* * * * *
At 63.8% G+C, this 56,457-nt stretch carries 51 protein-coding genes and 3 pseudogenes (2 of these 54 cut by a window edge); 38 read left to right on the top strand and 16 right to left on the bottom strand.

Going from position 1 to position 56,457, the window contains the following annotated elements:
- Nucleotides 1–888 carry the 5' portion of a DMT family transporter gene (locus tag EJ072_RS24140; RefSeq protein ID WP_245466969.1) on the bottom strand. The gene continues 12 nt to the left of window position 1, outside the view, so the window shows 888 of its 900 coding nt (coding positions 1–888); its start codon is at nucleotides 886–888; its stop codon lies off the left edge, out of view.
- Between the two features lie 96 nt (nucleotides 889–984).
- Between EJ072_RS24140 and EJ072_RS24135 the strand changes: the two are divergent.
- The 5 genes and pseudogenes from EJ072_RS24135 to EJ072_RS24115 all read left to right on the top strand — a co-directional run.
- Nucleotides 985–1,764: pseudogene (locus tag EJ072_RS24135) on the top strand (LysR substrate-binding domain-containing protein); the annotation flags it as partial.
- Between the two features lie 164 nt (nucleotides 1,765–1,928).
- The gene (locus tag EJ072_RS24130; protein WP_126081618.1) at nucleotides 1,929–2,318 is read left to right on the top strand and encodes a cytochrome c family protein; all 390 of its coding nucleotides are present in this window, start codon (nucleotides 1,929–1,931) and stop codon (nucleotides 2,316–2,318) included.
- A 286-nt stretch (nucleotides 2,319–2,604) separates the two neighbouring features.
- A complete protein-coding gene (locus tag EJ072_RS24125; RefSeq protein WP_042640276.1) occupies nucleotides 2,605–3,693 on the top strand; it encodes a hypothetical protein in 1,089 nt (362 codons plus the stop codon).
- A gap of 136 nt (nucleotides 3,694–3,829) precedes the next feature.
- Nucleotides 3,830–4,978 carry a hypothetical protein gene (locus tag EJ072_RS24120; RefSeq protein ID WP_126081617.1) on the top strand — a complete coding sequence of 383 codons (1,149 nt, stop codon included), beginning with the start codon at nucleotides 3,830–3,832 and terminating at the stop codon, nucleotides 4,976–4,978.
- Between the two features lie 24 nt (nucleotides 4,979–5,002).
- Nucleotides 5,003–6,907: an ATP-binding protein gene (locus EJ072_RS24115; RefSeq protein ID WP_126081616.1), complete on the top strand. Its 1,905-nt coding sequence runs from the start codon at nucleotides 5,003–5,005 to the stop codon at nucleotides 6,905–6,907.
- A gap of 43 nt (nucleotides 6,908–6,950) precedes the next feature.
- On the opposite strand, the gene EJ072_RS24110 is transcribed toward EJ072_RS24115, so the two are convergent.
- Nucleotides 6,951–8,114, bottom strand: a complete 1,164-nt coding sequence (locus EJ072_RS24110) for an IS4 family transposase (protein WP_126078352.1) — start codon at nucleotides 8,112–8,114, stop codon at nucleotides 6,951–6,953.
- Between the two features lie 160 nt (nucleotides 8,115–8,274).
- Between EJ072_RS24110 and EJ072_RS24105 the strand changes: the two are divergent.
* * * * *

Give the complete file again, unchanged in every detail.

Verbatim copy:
At 63.8% G+C, this 56,457-nt stretch carries 51 protein-coding genes and 3 pseudogenes (2 of these 54 cut by a window edge); 38 read left to right on the top strand and 16 right to left on the bottom strand.

Going from position 1 to position 56,457, the window contains the following annotated elements:
- Nucleotides 1–888 carry the 5' portion of a DMT family transporter gene (locus tag EJ072_RS24140; RefSeq protein ID WP_245466969.1) on the bottom strand. The gene continues 12 nt to the left of window position 1, outside the view, so the window shows 888 of its 900 coding nt (coding positions 1–888); its start codon is at nucleotides 886–888; its stop codon lies off the left edge, out of view.
- Between the two features lie 96 nt (nucleotides 889–984).
- Between EJ072_RS24140 and EJ072_RS24135 the strand changes: the two are divergent.
- The 5 genes and pseudogenes from EJ072_RS24135 to EJ072_RS24115 all read left to right on the top strand — a co-directional run.
- Nucleotides 985–1,764: pseudogene (locus tag EJ072_RS24135) on the top strand (LysR substrate-binding domain-containing protein); the annotation flags it as partial.
- Between the two features lie 164 nt (nucleotides 1,765–1,928).
- The gene (locus tag EJ072_RS24130; protein WP_126081618.1) at nucleotides 1,929–2,318 is read left to right on the top strand and encodes a cytochrome c family protein; all 390 of its coding nucleotides are present in this window, start codon (nucleotides 1,929–1,931) and stop codon (nucleotides 2,316–2,318) included.
- A 286-nt stretch (nucleotides 2,319–2,604) separates the two neighbouring features.
- A complete protein-coding gene (locus tag EJ072_RS24125; RefSeq protein WP_042640276.1) occupies nucleotides 2,605–3,693 on the top strand; it encodes a hypothetical protein in 1,089 nt (362 codons plus the stop codon).
- A gap of 136 nt (nucleotides 3,694–3,829) precedes the next feature.
- Nucleotides 3,830–4,978 carry a hypothetical protein gene (locus tag EJ072_RS24120; RefSeq protein ID WP_126081617.1) on the top strand — a complete coding sequence of 383 codons (1,149 nt, stop codon included), beginning with the start codon at nucleotides 3,830–3,832 and terminating at the stop codon, nucleotides 4,976–4,978.
- Between the two features lie 24 nt (nucleotides 4,979–5,002).
- Nucleotides 5,003–6,907: an ATP-binding protein gene (locus EJ072_RS24115; RefSeq protein ID WP_126081616.1), complete on the top strand. Its 1,905-nt coding sequence runs from the start codon at nucleotides 5,003–5,005 to the stop codon at nucleotides 6,905–6,907.
- A gap of 43 nt (nucleotides 6,908–6,950) precedes the next feature.
- On the opposite strand, the gene EJ072_RS24110 is transcribed toward EJ072_RS24115, so the two are convergent.
- Nucleotides 6,951–8,114, bottom strand: a complete 1,164-nt coding sequence (locus EJ072_RS24110) for an IS4 family transposase (protein WP_126078352.1) — start codon at nucleotides 8,112–8,114, stop codon at nucleotides 6,951–6,953.
- Between the two features lie 160 nt (nucleotides 8,115–8,274).
- Between EJ072_RS24110 and EJ072_RS24105 the strand changes: the two are divergent.